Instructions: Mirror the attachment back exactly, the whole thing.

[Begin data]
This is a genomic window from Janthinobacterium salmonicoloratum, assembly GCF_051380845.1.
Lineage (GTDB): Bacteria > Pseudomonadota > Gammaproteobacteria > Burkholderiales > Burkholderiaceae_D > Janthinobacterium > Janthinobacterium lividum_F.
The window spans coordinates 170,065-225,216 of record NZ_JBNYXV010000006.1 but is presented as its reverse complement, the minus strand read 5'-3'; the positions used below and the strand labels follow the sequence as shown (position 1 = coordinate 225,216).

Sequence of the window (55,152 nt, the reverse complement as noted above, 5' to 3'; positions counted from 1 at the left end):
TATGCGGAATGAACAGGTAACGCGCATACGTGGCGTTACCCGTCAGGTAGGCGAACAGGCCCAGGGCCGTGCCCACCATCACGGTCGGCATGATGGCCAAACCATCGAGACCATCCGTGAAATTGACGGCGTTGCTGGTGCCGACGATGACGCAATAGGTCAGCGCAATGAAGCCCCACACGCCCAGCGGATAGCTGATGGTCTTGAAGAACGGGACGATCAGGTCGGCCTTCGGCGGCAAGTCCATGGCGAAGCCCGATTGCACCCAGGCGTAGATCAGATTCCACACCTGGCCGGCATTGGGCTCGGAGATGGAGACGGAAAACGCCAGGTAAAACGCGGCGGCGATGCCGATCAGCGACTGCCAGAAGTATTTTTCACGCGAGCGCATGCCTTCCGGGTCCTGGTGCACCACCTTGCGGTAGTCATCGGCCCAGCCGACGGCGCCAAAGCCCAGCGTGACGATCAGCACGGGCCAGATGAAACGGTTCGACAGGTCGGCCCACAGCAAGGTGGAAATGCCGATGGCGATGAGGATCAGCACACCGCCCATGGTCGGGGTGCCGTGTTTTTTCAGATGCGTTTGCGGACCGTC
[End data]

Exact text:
This is a genomic window from Janthinobacterium salmonicoloratum, assembly GCF_051380845.1.
Lineage (GTDB): Bacteria > Pseudomonadota > Gammaproteobacteria > Burkholderiales > Burkholderiaceae_D > Janthinobacterium > Janthinobacterium lividum_F.
The window spans coordinates 170,065-225,216 of record NZ_JBNYXV010000006.1 but is presented as its reverse complement, the minus strand read 5'-3'; the positions used below and the strand labels follow the sequence as shown (position 1 = coordinate 225,216).

Sequence of the window (55,152 nt, the reverse complement as noted above, 5' to 3'; positions counted from 1 at the left end):
TATGCGGAATGAACAGGTAACGCGCATACGTGGCGTTACCCGTCAGGTAGGCGAACAGGCCCAGGGCCGTGCCCACCATCACGGTCGGCATGATGGCCAAACCATCGAGACCATCCGTGAAATTGACGGCGTTGCTGGTGCCGACGATGACGCAATAGGTCAGCGCAATGAAGCCCCACACGCCCAGCGGATAGCTGATGGTCTTGAAGAACGGGACGATCAGGTCGGCCTTCGGCGGCAAGTCCATGGCGAAGCCCGATTGCACCCAGGCGTAGATCAGATTCCACACCTGGCCGGCATTGGGCTCGGAGATGGAGACGGAAAACGCCAGGTAAAACGCGGCGGCGATGCCGATCAGCGACTGCCAGAAGTATTTTTCACGCGAGCGCATGCCTTCCGGGTCCTGGTGCACCACCTTGCGGTAGTCATCGGCCCAGCCGACGGCGCCAAAGCCCAGCGTGACGATCAGCACGGGCCAGATGAAACGGTTCGACAGGTCGGCCCACAGCAAGGTGGAAATGCCGATGGCGATGAGGATCAGCACACCGCCCATGGTCGGGGTGCCGTGTTTTTTCAGATGCGTTTGCGGACCGTC